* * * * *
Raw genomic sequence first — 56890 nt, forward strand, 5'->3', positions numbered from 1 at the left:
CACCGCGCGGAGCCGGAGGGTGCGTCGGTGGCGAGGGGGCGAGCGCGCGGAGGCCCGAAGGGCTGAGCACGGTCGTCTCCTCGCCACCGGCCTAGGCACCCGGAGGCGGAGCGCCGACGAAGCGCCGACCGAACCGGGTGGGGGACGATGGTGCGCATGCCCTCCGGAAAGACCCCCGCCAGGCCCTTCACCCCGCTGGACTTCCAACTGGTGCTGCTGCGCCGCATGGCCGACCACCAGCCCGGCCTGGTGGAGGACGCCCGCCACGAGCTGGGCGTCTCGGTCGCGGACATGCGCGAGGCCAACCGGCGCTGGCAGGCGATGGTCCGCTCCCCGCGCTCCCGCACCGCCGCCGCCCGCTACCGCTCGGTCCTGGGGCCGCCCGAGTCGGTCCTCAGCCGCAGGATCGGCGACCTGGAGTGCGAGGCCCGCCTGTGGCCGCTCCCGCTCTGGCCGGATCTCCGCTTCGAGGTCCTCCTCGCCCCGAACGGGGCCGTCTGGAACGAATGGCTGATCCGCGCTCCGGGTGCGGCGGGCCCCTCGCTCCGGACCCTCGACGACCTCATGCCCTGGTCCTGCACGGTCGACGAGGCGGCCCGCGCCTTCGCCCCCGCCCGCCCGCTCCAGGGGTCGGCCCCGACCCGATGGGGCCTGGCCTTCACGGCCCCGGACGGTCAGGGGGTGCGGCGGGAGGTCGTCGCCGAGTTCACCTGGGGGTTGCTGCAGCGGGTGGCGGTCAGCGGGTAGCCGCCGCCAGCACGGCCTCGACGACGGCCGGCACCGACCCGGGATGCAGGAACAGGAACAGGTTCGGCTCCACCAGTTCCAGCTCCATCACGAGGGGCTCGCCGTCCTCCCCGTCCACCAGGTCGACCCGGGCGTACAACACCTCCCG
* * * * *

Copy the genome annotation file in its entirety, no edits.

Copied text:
Raw genomic sequence first — 56890 nt, forward strand, 5'->3', positions numbered from 1 at the left:
CACCGCGCGGAGCCGGAGGGTGCGTCGGTGGCGAGGGGGCGAGCGCGCGGAGGCCCGAAGGGCTGAGCACGGTCGTCTCCTCGCCACCGGCCTAGGCACCCGGAGGCGGAGCGCCGACGAAGCGCCGACCGAACCGGGTGGGGGACGATGGTGCGCATGCCCTCCGGAAAGACCCCCGCCAGGCCCTTCACCCCGCTGGACTTCCAACTGGTGCTGCTGCGCCGCATGGCCGACCACCAGCCCGGCCTGGTGGAGGACGCCCGCCACGAGCTGGGCGTCTCGGTCGCGGACATGCGCGAGGCCAACCGGCGCTGGCAGGCGATGGTCCGCTCCCCGCGCTCCCGCACCGCCGCCGCCCGCTACCGCTCGGTCCTGGGGCCGCCCGAGTCGGTCCTCAGCCGCAGGATCGGCGACCTGGAGTGCGAGGCCCGCCTGTGGCCGCTCCCGCTCTGGCCGGATCTCCGCTTCGAGGTCCTCCTCGCCCCGAACGGGGCCGTCTGGAACGAATGGCTGATCCGCGCTCCGGGTGCGGCGGGCCCCTCGCTCCGGACCCTCGACGACCTCATGCCCTGGTCCTGCACGGTCGACGAGGCGGCCCGCGCCTTCGCCCCCGCCCGCCCGCTCCAGGGGTCGGCCCCGACCCGATGGGGCCTGGCCTTCACGGCCCCGGACGGTCAGGGGGTGCGGCGGGAGGTCGTCGCCGAGTTCACCTGGGGGTTGCTGCAGCGGGTGGCGGTCAGCGGGTAGCCGCCGCCAGCACGGCCTCGACGACGGCCGGCACCGACCCGGGATGCAGGAACAGGAACAGGTTCGGCTCCACCAGTTCCAGCTCCATCACGAGGGGCTCGCCGTCCTCCCCGTCCACCAGGTCGACCCGGGCGTACAACACCTCCCG